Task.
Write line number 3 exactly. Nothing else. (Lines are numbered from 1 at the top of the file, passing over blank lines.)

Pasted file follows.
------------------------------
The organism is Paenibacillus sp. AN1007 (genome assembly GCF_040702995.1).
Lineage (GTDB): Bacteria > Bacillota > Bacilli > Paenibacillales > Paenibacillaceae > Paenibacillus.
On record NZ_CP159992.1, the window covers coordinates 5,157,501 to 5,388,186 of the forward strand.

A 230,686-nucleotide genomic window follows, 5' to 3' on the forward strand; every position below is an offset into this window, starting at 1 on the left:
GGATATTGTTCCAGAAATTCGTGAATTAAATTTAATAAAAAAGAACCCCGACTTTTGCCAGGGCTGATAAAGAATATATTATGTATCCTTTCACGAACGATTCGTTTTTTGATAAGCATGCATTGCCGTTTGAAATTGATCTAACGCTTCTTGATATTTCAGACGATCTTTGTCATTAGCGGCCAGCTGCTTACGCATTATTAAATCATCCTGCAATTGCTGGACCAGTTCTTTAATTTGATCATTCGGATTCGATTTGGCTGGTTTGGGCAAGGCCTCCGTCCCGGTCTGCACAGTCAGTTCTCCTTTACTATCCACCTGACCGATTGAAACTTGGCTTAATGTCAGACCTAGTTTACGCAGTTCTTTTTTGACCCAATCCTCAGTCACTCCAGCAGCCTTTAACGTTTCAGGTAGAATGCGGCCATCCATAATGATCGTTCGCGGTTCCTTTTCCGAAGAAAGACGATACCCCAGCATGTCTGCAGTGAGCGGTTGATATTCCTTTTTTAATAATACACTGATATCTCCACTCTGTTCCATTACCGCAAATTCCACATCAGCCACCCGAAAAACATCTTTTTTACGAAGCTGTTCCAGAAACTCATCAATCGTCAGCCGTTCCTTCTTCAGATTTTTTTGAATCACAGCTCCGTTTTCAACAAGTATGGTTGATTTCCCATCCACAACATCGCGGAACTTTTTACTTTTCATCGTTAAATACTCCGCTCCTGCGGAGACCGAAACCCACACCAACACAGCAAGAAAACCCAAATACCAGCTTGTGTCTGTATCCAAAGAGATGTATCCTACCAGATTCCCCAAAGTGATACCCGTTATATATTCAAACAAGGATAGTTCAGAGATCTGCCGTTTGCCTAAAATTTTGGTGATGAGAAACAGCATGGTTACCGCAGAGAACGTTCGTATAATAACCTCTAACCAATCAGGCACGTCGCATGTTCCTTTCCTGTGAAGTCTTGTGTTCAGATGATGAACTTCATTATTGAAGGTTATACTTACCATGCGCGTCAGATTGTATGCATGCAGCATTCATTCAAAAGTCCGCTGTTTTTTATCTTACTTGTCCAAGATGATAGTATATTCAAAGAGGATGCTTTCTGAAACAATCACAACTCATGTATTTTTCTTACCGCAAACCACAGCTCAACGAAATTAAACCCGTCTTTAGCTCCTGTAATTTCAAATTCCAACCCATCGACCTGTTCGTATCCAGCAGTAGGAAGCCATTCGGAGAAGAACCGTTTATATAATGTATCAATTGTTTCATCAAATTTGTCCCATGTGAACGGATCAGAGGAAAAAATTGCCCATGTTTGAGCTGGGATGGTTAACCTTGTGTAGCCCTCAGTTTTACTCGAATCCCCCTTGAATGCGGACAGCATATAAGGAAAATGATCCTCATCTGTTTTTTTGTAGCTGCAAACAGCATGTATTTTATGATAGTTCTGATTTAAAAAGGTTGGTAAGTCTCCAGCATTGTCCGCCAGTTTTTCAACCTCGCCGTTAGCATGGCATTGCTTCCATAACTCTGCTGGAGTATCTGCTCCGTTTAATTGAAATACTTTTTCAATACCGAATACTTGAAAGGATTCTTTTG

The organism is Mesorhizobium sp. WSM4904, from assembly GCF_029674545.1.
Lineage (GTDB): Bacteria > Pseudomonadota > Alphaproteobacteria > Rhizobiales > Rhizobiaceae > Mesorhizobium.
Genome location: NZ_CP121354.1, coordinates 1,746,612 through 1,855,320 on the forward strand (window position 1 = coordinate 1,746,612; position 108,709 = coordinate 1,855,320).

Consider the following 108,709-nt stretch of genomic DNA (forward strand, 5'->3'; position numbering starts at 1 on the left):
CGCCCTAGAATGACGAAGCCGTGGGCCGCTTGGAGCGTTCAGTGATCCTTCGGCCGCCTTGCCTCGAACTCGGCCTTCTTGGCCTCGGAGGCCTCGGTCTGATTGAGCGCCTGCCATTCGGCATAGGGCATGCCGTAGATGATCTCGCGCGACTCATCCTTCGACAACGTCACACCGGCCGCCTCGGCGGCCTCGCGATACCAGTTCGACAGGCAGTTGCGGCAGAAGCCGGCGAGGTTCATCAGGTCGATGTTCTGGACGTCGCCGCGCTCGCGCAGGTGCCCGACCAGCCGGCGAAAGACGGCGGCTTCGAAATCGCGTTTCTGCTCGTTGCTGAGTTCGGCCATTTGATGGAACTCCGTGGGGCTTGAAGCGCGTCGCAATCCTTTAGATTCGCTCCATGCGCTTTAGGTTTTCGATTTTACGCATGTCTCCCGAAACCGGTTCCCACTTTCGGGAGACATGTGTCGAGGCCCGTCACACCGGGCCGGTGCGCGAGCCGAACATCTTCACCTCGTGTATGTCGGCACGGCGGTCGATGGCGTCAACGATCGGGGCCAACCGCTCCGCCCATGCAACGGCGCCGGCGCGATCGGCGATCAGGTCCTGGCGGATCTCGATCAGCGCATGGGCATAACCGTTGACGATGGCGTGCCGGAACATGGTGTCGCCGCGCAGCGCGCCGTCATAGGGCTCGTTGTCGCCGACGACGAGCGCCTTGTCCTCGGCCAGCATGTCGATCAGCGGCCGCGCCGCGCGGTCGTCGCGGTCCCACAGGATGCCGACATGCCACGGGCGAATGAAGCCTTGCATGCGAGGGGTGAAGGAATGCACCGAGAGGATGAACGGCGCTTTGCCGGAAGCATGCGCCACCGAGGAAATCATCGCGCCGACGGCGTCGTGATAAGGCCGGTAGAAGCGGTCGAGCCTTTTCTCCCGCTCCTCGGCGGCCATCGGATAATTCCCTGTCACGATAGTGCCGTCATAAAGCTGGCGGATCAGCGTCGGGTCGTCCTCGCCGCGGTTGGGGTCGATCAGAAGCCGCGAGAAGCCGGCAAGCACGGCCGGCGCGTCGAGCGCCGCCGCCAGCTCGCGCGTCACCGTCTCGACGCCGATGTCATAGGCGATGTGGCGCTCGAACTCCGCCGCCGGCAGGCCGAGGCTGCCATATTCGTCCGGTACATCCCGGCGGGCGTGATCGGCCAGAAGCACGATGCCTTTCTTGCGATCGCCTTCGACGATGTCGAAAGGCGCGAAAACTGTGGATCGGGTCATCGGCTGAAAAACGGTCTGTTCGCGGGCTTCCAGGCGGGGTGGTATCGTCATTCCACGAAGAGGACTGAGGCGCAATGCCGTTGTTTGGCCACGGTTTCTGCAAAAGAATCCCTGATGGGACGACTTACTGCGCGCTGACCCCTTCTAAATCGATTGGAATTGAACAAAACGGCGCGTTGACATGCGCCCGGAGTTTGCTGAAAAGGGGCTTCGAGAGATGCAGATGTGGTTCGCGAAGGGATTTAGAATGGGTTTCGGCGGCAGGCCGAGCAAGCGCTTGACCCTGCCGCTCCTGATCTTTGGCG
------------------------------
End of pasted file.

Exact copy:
On record NZ_CP159992.1, the window covers coordinates 5,157,501 to 5,388,186 of the forward strand.